•Janine Flores, a biology student at St. John's University in New York City, who believes "education is the key to advancement as I've lived it myself"; and

•Richard Ossa, a junior at New Jersey Institute of Technology in Newark, N.J., who says, "I want to be a successful chemical engineer and I want to leave my footprint as a good teacher along the way."

The Summit is being followed by the Alumni Hall of Fame Gala 2010 that recognizes the achievements of outstanding HSF alumni whose incredible stories demonstrate the power of higher education. This year's inductees are:

•Roger Cepeda, J.D., associate general counsel, CT, GE Healthcare, Milwaukee, is a motivator who often speaks with young people about setting priorities and talks about his own humble beginnings. He now provides strategic legal advice to a $1 billion business;

•Edgar Martinez, M.D., medical director, Huntington Park, Calif., gives back to his community in many ways including his mentoring to Latino medical students. He is the first in his family to earn a college degree and is ensuring he is not the last;

•Lisa Pino, J.D., deputy administrator, Supplemental Nutrition Assistance Program, Food and Nutrition Service, U.S. Department of Agriculture, Washington, D.C., is the first Hispanic to serve in this role. She was able to complete her legal studies with HSF support;

•Yesmi Rios, M.A., English language learner coordinator, Clark County School District, Nev., oversees more than 100 K-12 schools and works to ensure more than 68,000 non-fluent English speakers are provided appropriate educational services to ensure academic success; and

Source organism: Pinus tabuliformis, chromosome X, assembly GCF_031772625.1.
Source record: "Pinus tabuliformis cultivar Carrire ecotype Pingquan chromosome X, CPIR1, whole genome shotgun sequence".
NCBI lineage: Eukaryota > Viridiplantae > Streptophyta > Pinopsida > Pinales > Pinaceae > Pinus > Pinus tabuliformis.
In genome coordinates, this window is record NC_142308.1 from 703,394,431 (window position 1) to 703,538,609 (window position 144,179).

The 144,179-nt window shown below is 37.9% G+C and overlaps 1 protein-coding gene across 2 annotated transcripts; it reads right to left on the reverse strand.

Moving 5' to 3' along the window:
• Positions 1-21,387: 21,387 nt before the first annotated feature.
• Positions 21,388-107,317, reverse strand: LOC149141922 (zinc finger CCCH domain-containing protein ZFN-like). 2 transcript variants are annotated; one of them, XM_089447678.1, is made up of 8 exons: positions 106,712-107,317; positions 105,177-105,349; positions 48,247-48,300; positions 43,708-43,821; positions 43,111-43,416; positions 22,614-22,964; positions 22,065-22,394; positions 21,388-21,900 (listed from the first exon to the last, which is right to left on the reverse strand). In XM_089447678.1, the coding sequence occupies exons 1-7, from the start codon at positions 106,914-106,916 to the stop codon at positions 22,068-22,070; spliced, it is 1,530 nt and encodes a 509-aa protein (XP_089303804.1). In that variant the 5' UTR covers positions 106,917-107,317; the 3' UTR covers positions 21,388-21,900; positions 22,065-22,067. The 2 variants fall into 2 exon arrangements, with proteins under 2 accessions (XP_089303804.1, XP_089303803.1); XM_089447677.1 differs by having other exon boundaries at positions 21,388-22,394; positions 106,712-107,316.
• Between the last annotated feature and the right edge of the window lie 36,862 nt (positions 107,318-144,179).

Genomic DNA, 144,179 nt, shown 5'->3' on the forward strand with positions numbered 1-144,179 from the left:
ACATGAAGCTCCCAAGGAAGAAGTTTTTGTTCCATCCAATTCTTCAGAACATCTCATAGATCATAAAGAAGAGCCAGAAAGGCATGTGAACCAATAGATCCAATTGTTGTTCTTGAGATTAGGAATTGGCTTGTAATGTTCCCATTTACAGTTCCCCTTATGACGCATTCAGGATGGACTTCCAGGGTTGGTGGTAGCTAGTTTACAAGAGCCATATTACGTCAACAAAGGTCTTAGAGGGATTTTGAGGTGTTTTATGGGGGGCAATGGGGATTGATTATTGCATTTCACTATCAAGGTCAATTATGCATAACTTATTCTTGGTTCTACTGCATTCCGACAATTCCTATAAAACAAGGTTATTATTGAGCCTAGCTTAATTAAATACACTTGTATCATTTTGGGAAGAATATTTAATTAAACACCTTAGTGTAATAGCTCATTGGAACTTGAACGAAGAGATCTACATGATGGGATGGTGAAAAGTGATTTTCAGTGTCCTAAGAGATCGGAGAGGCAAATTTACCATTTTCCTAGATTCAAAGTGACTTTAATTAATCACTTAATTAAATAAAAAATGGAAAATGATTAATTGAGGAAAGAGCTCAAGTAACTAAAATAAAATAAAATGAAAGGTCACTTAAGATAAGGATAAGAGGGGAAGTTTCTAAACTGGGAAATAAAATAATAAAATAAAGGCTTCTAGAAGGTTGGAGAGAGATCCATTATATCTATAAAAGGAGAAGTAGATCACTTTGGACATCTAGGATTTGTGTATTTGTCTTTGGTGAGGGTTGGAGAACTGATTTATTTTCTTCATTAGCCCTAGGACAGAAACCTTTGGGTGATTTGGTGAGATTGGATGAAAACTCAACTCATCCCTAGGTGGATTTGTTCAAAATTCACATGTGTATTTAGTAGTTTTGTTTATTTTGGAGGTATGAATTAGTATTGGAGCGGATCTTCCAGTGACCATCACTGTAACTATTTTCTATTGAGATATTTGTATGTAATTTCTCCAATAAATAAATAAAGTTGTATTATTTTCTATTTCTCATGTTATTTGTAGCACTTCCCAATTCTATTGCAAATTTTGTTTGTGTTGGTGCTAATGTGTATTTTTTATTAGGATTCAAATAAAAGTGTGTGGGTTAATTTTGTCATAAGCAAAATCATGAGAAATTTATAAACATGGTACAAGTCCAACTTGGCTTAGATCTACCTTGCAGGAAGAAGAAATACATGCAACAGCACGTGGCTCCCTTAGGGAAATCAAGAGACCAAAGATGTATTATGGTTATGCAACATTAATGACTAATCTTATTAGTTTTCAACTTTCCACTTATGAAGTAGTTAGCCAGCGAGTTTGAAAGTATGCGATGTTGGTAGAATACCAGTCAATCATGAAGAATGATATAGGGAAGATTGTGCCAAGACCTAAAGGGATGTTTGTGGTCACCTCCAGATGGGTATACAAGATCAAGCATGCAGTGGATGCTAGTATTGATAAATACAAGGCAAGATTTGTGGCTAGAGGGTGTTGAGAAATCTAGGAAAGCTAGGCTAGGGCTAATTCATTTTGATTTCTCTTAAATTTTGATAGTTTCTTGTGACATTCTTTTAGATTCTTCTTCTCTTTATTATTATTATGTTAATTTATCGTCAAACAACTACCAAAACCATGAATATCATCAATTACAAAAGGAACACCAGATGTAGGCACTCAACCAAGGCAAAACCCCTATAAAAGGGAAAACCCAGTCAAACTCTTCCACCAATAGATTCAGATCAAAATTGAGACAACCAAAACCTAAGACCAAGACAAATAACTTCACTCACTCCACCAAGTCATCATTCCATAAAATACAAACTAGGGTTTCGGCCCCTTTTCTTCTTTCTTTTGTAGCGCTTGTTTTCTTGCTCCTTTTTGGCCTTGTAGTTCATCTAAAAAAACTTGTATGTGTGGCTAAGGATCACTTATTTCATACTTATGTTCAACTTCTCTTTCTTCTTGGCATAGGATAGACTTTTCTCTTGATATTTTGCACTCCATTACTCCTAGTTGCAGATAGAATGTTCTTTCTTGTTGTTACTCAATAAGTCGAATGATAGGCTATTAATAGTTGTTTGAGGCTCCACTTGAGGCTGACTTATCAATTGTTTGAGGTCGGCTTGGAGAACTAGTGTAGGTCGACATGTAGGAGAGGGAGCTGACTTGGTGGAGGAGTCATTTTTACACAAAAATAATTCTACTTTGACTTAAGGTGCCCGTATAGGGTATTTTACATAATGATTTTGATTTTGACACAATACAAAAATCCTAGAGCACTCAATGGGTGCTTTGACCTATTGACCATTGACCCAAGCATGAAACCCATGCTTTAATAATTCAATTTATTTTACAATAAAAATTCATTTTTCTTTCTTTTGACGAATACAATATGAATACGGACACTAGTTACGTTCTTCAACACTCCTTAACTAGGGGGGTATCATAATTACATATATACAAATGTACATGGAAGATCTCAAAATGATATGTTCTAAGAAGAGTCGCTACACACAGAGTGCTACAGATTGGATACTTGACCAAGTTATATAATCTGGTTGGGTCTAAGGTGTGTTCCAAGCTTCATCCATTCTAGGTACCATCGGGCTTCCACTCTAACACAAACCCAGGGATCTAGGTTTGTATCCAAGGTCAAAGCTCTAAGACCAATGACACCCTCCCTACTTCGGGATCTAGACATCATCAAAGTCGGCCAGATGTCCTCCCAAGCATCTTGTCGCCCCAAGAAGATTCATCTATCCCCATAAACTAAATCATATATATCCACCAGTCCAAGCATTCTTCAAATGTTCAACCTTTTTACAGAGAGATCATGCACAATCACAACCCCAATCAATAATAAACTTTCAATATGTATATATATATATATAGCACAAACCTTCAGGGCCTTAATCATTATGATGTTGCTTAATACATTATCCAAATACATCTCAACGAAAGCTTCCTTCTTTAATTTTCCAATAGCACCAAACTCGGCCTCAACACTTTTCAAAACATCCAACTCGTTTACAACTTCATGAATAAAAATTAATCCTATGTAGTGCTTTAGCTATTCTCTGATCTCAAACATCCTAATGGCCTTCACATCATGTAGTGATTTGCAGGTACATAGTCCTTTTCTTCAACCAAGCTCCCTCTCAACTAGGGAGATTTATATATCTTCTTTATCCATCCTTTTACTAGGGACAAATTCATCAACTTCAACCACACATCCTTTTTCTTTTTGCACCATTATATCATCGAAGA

•Cesar Conde, M.B.A., president, Univision Networks, is recognized as an honorary inductee. Conde has served in the public sector and now oversees three television networks--Univision, TeleFutura and Galavisión--as well as several corporate functions. Conde is active in the development of educational opportunities for young Hispanics. He is the chairman and co-founder of the Futuro Program, a non-profit organization that provides role models and educational workshops to Hispanic high school students.

"What we are witnessing is the circle of life--'Gen 1st Degree' is about the dreams we need to spark in everyone's imaginations, the Obama Scholars represent the dream to come, and the alumni represent the dream fulfilled," says Raul Romero, chairman, HSF. "The end result will be an America made stronger economically and socially through higher education, which is something we all care about."

HSF's mission is to strengthen America by advancing the college education of Hispanic Americans. The organization delivers a range of programs to Hispanic families and students through community outreach and education, affordability via scholarships, college retention and career opportunities. HSF supports a successful path for Latinos to attain a college degree--creating an increasingly valuable asset for a stronger, more competitive America in the 21st century.www.HSF.net.

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Scholarships come in a variety of forms, but are generally considered to be "free money" for college. Unlike loans, scholarships do not have to be repaid to the scholarship provider. Some are awarded directly to the student in the form of a check, while other scholarships are written out to the student's college or university. Several different types of providers issue scholarships: clubs and organizations, charitable foundations, businesses, schools, universities, government agencies, and others.

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Lynn Sweet

Lynn Sweet is a columnist and the Washington Bureau Chief for the Chicago Sun-Times.

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This page contains a single entry by Lynn Sweet published on October 10, 2010 10:54 PM.